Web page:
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Tuesday, January 1, 2013

The Perrenial Question - PDF, Paper or Both?

I've asked this question in the past, but as the RPG market is constantly adjusting (and tablets as electronic book readers are really finding their own these days) and my readership is significantly higher than it was a year ago (both on the blog side and the G+ side) I figured this was as good a time as any to ask that perennial question:

PDF, Paper or Both?

Me, I'm firmly in the "both" category. If I had it my way, every paper product produced for RPGs would come with a "no cost" "vanilla" PDF. Why? I do one hell of a lot of my RPG reading on a tablet and it irks me to no end to have to buy the same thing in two different formats twice.

Why do I want my PDFs to be "vanilla" or plain? It's easier on the eyes when I read it on the screen. It's also way more economical if I want to print out a few pages for use at the table if they aren't saturated with color ink. Besides, saturated pages bleed and wrinkle and often don't read as well as a "vanilla" page.

Yes, I want my dead tree book AND I want my convenient electronic copy. You got a problem with that?  Heh.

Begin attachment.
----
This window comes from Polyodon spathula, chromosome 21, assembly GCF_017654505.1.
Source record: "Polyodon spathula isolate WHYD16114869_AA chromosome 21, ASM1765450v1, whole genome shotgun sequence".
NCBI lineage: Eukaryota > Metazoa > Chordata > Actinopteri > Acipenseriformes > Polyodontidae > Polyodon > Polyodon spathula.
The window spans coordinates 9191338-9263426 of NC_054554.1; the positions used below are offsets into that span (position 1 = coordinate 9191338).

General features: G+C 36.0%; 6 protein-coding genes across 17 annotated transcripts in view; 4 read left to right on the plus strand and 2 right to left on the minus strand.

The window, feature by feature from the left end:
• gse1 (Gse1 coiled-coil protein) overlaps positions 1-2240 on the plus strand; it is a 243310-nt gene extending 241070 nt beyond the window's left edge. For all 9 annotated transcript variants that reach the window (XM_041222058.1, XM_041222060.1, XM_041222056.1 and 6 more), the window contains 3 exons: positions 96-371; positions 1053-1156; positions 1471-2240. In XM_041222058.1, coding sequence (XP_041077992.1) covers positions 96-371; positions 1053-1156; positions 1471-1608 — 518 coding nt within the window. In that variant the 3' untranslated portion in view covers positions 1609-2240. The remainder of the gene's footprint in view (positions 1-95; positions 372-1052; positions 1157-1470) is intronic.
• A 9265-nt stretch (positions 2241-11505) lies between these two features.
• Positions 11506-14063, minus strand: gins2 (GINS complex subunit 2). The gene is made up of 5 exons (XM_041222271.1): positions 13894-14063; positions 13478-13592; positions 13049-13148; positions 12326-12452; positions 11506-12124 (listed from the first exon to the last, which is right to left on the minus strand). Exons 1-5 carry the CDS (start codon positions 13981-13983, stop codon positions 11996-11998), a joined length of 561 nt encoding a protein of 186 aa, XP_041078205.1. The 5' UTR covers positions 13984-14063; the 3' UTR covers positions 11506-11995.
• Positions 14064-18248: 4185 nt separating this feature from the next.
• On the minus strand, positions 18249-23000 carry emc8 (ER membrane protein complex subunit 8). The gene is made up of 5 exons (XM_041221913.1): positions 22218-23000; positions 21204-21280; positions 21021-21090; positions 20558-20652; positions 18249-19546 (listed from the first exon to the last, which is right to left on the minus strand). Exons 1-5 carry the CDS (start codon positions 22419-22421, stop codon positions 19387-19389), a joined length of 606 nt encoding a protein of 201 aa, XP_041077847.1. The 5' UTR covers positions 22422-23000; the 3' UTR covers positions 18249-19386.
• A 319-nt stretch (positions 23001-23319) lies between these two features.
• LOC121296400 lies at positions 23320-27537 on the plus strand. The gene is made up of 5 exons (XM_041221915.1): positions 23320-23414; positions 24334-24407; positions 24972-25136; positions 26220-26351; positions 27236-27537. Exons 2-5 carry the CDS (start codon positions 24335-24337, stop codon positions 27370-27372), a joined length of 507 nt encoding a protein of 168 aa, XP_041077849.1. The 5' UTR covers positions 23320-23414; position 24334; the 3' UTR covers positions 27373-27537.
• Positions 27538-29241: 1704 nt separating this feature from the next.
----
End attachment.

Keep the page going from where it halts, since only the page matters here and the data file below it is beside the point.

So, where do you fall?

PDF?

Paper?

Both?

Other?

15 comments:

  1. I want the corebook in print form. It just works better for me to find something instead of clicking page by page through a pdf.

    Major sourcebooks I prefer in print but I can deal with pdf on these. Now all the extra type stuff, smaller sourcebooks and just non-essential things I can deal with better in pdf and it means less to lug around there.

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  2. Print all the way. The only use I have for PDFs are if they are just a handful of pages... then I'll print them out anyway. Simply can't be bothered with large files that are in PDF format - compared to the ease of flicking through a printed book. Perhaps if I one day get an iPad my attitude might change.